Join the conversation about COVID-19

Albertans have been dealing with the impacts of COVID-19 for a year. We must remain vigilant to protect one another and our healthcare system. It is as important as ever to follow advice from Alberta’s Chief Medical Officer of Health and to take voluntary and mandatory restrictions seriously.

Vaccines are a critical way to limit the spread of COVID-19. They are effective and safe for protecting our health, as well as the health of our families and community members. Alberta Health, with input from AHS, has identified key populations to be included in a phased approach to the immunization roll out in Alberta. Our goal is to immunize Albertans as safely and effectively as possible; beginning with acute care sites with the highest COVID-19 capacity concerns.

Follow AHS on Facebook and Twitter for up-to-the-minute updates on COVID vaccine availability and other current news.

Albertans have been dealing with the impacts of COVID-19 for a year. We must remain vigilant to protect one another and our healthcare system. It is as important as ever to follow advice from Alberta’s Chief Medical Officer of Health and to take voluntary and mandatory restrictions seriously.

Vaccines are a critical way to limit the spread of COVID-19. They are effective and safe for protecting our health, as well as the health of our families and community members. Alberta Health, with input from AHS, has identified key populations to be included in a phased approach to the immunization roll out in Alberta. Our goal is to immunize Albertans as safely and effectively as possible; beginning with acute care sites with the highest COVID-19 capacity concerns.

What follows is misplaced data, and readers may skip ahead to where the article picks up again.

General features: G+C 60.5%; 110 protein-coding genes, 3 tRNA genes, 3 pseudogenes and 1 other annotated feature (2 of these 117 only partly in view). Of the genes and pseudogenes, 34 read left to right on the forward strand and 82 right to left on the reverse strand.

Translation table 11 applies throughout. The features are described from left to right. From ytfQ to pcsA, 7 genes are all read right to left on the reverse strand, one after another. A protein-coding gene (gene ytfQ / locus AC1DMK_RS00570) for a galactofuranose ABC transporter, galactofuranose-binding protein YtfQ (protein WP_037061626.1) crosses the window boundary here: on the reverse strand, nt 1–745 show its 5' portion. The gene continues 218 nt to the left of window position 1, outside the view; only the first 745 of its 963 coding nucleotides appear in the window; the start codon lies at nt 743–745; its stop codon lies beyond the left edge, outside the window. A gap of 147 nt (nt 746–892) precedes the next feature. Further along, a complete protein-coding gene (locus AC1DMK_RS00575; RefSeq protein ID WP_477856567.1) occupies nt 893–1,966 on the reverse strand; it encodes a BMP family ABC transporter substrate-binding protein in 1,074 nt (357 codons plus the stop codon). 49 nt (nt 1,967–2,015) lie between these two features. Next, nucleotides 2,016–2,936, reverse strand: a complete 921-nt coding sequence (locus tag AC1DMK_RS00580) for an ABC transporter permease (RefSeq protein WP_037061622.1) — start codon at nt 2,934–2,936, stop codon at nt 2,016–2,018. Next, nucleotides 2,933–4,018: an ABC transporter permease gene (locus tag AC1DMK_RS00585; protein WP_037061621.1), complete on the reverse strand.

Follow AHS on Facebook and Twitter for up-to-the-minute updates on COVID vaccine availability and other current news.

COVID Fact or Fiction

Have you heard a comment about COVID-19 that you want to fact check? Look no further! 

Post your comment here and an AHS expert will provide accurate and up-to-date information to validate or debunk your post as fact or fiction!

By providing us with your email you will be notified when a response to your post is provided or updated. This notification is automatically generated and your email will not be used for any other purposes.

You can also find answers to commonly asked questions on our public and staff FAQs. For other information about COVID-19 visit www.ahs.ca/covid

loader image
Didn't receive confirmation?
Seems like you are already registered, please provide the password. Forgot your password? Create a new one now.
  • Where can I find the past research done with similar proteins head 'vaccination' done on animals looking at results over multiple generations. I heard from two well established-credible scientists that there has been 'no' successful research on animals using a similar corona virus vaccination as ones currently being used for COVID0-19.

    PepperB asked 3 days ago

    The creation of every vaccine features several important steps - including cellular work, animal studies and human clinical trials, all of which are necessary in order to develop safe and effective vaccines.